In its report, the Hong Kong Privacy Commissioner found no evidence to contradict Yahoo! Inc.'s claim in a U.S. Congressional hearing last year and in subsequent statements (including a letter to Human Rights Watch detailed here) that while Yahoo! China was at the time a subsidiary of Yahoo! Holdings (Hong Kong), the user information about Shi Tao provided to the Chinese authorities came from a Yahoo! China e-mail account, hosted on servers inside the PRC, and was handed over by Yahoo! China employees inside the PRC. Which means that Shi Tao's user data was never located in Hong Kong, or handled by Hong Kong-based employees, and that no data in this case was ever transfered in between Hong Kong and PRC jurisdictions.
Frankly I haven't come across any evidence to contradict this story either, given the corporate structure at the time and what we know about the circumstances of the case. Thus I am inclined to believe it is true that no user data passed between Hong Kong and the PRC in Shi Tao's case and that the offices in Hong Kong weren't involved. There is the open question about what the Hong Kong office did or didn't known about what was happening at Yahoo! China with this case. But then there is the further question of whether they could have done anything about it without asking their Beijing employees to violate Chinese law and risk criminal prosecution themselves. It is also believable that the Yahoo! China employees were responding to a formal request as part of a criminal investigation, that they didn't know the identity of the person concerned, and that they had no way of knowing whether the case was for a dissident or a pedophile or a mass murderer. It is also true that the user Terms of Service (which all users have to click on when they create an account) inform users that their information will be shared with relevant authorities in criminal investigations.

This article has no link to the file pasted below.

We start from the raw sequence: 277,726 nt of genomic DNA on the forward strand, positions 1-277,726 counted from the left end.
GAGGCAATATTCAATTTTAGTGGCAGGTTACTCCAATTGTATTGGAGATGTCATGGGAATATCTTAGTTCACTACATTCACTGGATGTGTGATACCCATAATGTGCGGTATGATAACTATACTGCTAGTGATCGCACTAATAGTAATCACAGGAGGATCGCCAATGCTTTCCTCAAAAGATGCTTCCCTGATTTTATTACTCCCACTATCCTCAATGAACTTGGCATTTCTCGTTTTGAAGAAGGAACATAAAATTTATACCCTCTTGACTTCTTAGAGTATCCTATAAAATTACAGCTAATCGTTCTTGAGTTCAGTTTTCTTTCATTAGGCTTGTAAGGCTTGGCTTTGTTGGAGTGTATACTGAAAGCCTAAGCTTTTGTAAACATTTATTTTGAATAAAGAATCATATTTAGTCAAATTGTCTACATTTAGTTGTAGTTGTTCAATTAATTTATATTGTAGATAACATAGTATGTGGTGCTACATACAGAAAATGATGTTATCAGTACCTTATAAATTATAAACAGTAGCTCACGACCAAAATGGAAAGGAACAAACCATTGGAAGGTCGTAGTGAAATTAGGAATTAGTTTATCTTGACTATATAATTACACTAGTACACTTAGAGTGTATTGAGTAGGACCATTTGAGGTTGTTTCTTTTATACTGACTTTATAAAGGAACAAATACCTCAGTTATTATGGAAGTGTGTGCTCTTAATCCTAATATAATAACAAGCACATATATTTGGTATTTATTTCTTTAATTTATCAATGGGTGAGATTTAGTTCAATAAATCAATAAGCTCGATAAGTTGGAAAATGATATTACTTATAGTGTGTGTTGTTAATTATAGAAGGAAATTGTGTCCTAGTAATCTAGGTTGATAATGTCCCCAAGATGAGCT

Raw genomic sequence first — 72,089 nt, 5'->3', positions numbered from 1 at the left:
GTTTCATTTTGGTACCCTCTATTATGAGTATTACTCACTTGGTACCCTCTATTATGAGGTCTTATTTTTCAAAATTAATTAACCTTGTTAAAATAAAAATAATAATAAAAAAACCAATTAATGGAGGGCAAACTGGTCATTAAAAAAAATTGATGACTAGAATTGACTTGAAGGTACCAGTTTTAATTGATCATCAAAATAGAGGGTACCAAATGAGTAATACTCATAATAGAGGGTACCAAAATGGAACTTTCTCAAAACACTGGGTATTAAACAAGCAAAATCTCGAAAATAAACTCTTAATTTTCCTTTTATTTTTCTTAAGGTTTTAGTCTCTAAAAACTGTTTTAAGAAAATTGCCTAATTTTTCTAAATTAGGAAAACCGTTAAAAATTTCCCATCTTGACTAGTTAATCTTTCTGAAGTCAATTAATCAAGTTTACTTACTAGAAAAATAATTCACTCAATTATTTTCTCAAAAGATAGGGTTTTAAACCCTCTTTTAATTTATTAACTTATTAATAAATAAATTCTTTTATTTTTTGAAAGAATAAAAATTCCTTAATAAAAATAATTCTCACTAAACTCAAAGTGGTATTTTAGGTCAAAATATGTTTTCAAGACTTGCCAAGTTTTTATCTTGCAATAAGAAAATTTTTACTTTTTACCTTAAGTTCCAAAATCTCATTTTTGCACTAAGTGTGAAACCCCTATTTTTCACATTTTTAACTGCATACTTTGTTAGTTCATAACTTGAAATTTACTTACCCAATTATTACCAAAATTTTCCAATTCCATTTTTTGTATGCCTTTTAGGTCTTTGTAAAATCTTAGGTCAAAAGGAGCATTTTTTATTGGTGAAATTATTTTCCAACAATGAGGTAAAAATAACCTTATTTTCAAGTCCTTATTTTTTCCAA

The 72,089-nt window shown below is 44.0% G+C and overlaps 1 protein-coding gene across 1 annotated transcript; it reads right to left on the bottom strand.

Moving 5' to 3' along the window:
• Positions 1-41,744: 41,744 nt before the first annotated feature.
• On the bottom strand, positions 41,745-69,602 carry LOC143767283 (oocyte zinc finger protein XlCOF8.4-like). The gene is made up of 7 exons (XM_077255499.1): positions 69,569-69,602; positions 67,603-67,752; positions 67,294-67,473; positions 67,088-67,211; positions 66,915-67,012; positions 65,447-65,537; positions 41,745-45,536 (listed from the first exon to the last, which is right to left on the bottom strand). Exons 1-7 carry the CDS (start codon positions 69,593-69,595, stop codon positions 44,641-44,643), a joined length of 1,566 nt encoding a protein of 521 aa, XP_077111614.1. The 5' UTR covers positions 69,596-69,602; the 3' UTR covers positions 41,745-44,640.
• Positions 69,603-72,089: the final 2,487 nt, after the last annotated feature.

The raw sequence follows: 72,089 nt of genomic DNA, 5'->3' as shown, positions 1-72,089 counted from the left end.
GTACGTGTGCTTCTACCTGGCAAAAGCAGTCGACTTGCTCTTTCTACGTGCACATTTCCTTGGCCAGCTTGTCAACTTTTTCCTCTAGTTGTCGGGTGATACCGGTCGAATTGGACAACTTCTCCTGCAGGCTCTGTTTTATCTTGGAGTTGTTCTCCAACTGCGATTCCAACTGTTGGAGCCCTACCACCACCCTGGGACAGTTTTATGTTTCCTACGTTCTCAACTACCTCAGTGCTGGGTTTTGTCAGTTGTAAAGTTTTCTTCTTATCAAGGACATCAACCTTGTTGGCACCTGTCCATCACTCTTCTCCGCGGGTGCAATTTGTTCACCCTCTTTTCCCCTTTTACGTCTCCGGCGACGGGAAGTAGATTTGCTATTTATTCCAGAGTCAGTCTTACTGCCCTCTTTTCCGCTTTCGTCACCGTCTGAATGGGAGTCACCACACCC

So again, the issue for me is that Yahoo! chose to host user e-mail data in a jurisdiction where the company would inevitably wind up serving as a conduit for human rights violations. They made a choice. Not all companies have made the same choice. It was not something they "had" to do. They have not ever expressed public regret for having made this choice. Now they say it's out of their hands because the Chinese company Alibaba now controls Yahoo! China. Yahoo! deserves to take a hit on its global brand reputation and user trust as a result.
Some commenters on my previous posts related to the Yahoo! Shi Tao case have argued that Yahoo! has the responsibility to maximize shareholder value, and thus could not be expected to act otherwise. But wouldn't shoe manufacturers better maximize shareholder value if they hired 12-year olds at one cent per hour? Wouldn't many companies have a better short term return on investment if they didn't treat their industrial waste and just dumped it in the closest body of water? Sure. But at what human cost. It's called corporate social responsibility.
One silver lining in all of this is that Yahoo! is now sitting around the table with human rights groups, free speech groups, academic institutions, and other companies to formulate global standards for the protection of free expression and privacy by technology and communications companies. Let's hope that these standards will be meaningful, and will help Yahoo! and other companies avoid being complicit in more cases like Shi Tao's in the future.